If you look at the picture on Baseball Reference (but not the one on this write-up), which is also on his 1871 blurb, he looks a lot like Neil Patrick Harris. So if they ever make a movie about Dave Eggler, they have a star. They better hurry, though. Doogie Howser isn’t getting any younger. My wife, Melanie, would probably disagree with me, because we never agree in those “that actor looks like that person” discussions.
Even though Eggler will no longer be in the top 10 in any of the WAR categories, it is my guess that he will make at least one more All-Star team due to the lack of outfield depth in the NA. In 1874, for instance, he finished eighth in total bases and 10th in Adjusted Batting Wins, but we’ll see.
.750, 0 HR, 1 RBI
1st Time All-Star-Levin T. Jones was born on July 4, 1847 in Baltimore, MD. He would have a total of 11 at bats in the National Association, but still make an All-Star team. He is the lone representative of the Baltimore Marylands, who just played this one season and only six games at that. Jones just played one game, going three-for-four, with three singles and an RBI.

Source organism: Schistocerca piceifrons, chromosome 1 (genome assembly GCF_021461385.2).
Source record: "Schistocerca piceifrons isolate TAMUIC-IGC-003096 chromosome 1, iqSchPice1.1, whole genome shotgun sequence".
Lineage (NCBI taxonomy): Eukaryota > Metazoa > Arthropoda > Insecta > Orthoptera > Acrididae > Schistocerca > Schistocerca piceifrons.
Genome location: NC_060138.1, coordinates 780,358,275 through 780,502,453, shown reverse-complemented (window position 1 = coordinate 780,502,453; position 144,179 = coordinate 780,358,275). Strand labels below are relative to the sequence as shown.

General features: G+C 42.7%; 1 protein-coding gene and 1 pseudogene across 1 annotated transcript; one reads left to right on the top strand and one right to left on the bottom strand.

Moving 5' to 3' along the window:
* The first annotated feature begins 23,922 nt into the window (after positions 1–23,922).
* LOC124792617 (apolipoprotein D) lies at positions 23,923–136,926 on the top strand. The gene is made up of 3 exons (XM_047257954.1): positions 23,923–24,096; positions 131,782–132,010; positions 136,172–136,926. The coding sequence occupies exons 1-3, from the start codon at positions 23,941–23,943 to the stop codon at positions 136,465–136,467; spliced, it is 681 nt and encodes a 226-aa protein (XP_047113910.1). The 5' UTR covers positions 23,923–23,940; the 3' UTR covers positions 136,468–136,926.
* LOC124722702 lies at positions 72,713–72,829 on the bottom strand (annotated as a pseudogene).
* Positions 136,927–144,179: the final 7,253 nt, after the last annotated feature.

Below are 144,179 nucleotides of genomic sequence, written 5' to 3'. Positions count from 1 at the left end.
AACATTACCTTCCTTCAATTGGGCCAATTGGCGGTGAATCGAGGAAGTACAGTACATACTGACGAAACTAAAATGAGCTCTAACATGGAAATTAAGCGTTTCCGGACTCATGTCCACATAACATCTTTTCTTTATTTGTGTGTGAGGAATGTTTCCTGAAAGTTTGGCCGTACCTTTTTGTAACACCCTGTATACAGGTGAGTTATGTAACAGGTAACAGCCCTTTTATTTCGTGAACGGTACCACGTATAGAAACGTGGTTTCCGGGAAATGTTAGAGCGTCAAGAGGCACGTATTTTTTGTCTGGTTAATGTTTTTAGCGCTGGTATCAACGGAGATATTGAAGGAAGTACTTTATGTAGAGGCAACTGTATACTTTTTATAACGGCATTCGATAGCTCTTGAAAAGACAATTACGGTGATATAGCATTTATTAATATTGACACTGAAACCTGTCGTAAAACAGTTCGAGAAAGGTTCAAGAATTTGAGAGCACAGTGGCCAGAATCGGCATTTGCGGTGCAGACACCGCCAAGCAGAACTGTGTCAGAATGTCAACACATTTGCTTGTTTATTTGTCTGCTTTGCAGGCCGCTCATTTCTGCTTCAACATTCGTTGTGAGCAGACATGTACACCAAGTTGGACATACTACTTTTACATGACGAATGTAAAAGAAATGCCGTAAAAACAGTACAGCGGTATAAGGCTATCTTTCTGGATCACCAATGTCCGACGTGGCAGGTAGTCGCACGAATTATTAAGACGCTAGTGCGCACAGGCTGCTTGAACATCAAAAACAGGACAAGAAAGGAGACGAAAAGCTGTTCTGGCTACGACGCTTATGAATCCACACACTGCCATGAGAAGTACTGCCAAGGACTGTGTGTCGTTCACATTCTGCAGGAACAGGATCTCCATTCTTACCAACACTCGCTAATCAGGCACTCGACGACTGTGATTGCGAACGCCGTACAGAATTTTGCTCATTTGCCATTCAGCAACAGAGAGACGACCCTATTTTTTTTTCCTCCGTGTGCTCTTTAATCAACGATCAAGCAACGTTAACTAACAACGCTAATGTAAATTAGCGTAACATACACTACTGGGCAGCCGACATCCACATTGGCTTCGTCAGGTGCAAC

The Marylands were coached by centerfielder Bill Smith, who led the team to an 0-6 record. Baseball Reference has Smith’s record listed as 0-5 and doesn’t say who coached them to that sixth loss.
In 1873, there was a huge fire in Baltimore on July 26. From gendisasters.com: “A Baltimore special says the fire in several portions in the burned district swept rapidly through roofs and left the lower portions of whole rows scarcely damaged. This seemed to be caused by the large number of shingle roofs which are so exceedingly dry as to burn like grass. In this way the fire actually crossed over streets in which engines continued to work, and left a portion of the fire brigade working in the very center of the burning blocks. Water was so nearly exhausted before the fire was under control as to make it necessary to dam up the gutters, and so supply some of the fire engines. The casualties were of no importance, except the case of sister RINALDI, a nun in the convent of St. Alphonso’s Church, who died from fright. During the fire an engine exploded, injuring two firemen.”